Kanji Clinic #70, The Japan Times, May 5, 2005
"Choose wisely your steady companion the hanko"
Many newly arrived foreigners to Japan, accustomed to scrawling their signatures on important documents back in their home countries, are surprised to learn that in this country they must obtain a name seal, or “hanko” (判子, also called 印鑑, inkan) in order to open a bank account or purchase a car. Postal and home delivery services often expect recipients of registered letters and packages to produce a hanko, and foreigners are likely to find themselves regularly stamping a variety of forms in the workplace.
Unlike Japanese with relatively common family names, foreigners cannot pick up a mass-produced hanko at their local 100 yen shop. Unless their new employer has a custom-made hanko waiting for them when they arrive in Japan--as mine did for me two decades ago-- foreigners must order theirs from a hanko maker, beginning at a cost of 2,500-3,000 yen for a standard model.
The first step is to decide which name--given, family, or both-- to have engraved, in what order, and in what script: romaji (the Roman alphabet), katakana, hiragana, or kanji. For some foreigners, the name they elect to use on their hanko becomes an important part of their identity during their stay in Japan. I recently asked non-Japanese visitors to KanjiClinic.com to report on the names gracing their name seals, and their responses reflected an interesting array of choices.
Some reported having one or both of their names engraved in romaji. Others went with the initials of their first, middle, and last names. One, Taylor Horner, used a capital “T” above a representation of his family name in katakana (Tホーナー).
Many elected to use only their family name written in katakana. Chris Barlow, accustomed to writing his family name (バーロウ) horizontally in katakana, got a surprise when he saw it written vertically on his hanko: The squashed-up characters, positioned from top to bottom in the round rim of the seal, looked remarkably like the face-- eyes, nose, open mouth, and beard--of a plump version of Mr. Barlow himself.
Some respondents with longish names, like Cory Carufel (コーリー・カルフェル), also went for a single name, knowing that their full moniker in katakana would not fit easily on the thumbtack-sized seal. Cory had his first name, コーリー, put on his hanko. Other foreigners avoided the use of one of their names for a different reason: Troy Miller’s given name in its Japanese incarnation, トロイ(to-ro-i), means “stupid,” and so his seal reads ミラー(mi-raa, Miller).
Peter Henti had both his given and family names, in that order（ピーター・ヘンテイ） put on his hanko, but found that Japanese people-- who write family names first, followed by given-- assumed from his seal that his family name was “Peter.” Foreigners who prefer to be called by their last names (i.e., “Doe-san” instead of “Jane-san”) may want to consider putting their family name first on their katakana hanko.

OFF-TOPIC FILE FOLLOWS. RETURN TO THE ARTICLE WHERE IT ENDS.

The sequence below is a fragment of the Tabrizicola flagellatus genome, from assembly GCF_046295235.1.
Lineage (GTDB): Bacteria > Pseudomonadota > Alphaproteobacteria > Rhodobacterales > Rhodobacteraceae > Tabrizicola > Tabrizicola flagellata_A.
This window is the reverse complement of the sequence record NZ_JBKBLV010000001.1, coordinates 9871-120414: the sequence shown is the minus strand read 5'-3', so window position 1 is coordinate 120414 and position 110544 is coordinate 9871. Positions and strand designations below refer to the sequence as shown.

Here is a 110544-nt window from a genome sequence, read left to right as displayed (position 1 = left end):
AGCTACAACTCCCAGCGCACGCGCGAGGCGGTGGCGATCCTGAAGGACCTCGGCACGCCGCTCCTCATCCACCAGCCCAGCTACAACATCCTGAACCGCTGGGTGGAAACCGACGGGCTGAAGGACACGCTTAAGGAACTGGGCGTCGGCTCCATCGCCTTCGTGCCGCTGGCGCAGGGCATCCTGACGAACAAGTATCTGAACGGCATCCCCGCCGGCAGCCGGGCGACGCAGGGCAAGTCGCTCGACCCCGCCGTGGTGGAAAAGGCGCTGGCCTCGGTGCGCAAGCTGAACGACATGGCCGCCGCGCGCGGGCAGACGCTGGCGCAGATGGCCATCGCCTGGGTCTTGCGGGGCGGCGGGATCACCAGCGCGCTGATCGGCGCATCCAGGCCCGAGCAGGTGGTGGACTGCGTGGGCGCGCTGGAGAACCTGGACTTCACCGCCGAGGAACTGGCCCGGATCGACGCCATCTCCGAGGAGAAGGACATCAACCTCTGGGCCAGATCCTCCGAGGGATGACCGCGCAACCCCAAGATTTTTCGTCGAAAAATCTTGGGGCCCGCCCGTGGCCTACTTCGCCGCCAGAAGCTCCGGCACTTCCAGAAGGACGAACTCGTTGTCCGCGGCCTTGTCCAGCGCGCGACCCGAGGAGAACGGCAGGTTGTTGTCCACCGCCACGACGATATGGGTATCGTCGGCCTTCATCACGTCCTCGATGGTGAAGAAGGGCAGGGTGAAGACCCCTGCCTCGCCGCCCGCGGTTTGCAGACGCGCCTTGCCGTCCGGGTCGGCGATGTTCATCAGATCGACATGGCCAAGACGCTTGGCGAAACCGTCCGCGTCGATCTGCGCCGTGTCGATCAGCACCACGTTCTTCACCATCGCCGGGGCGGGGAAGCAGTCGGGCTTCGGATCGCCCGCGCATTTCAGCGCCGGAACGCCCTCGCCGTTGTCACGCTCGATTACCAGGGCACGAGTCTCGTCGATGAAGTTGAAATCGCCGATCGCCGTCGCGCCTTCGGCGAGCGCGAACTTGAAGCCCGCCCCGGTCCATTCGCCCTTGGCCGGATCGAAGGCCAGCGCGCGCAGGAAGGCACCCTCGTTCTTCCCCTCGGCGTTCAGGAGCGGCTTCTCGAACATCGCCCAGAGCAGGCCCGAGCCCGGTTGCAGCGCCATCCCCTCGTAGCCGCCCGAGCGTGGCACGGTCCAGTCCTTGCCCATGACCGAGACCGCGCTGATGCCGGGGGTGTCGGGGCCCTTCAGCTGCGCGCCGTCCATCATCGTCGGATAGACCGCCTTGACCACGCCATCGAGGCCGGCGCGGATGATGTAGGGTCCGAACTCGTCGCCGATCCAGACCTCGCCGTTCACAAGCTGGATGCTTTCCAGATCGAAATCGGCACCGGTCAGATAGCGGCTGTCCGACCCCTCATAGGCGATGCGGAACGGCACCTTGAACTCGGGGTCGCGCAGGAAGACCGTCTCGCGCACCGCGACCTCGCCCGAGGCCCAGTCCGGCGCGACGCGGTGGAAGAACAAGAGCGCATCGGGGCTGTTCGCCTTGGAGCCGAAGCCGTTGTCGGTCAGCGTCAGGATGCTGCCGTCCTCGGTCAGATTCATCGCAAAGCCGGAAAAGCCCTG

Finally, of particular interest to a kanji aficionado like me were the name seals of respondents who utilized kanji to represent the Japanese sounds of their names. Most had been able to find kanji that had positive meanings as well as appropriate sounds. Richard Halberstadt used 利茶道 (ri-cha-dou, profit-tea ceremony), and reports “overwhelming positive reactions” to it from Japanese people.
Less fortunate hanko-wise was Michal (pronounced “Mi-ha-u”) Zielinski, whose tutor chose the kanji for his hanko, 美春 (mi-haru, beautiful-spring) before Michal became kanji-literate. Some of his Japanese friends expressed the strong opinion that 美春was more appropriate for a woman. And Andrew Davis is having second thoughts about 泥鼻子(dei-bi-su, mud-nose-child) after some “fairly strong negative” reactions to his hanko.
Foreigners from non-kanji using countries who have a valid alien registration card are eligible to register a hanko at their local town or ward office, but the name on this official seal (実印, jitsuin) must appear in romaji or katakana, not in kanji. For everyday tasks, a non-registered seal (認印, mitomein) in any script will suffice.
Since I married and changed my name to Noguchi some years ago, a number of off-the-shelf “Noguchi” name seals have come into and out of my possession. But every now and then I like to take my one-of-a-kind maiden hanko out of its red velvet case, press it onto the tiny red ink stamp nestled beside it, and stamp out 静来 (shizu-ku, quiet-comes), the two kanji characters my employer chose to represent the sounds of my maiden name, Sisk. Seeing my old seal reminds me how much of a treasure a handcrafted hanko can be.
I am grateful to all KanjiClinic.com visitors who shared their hanko stories with me.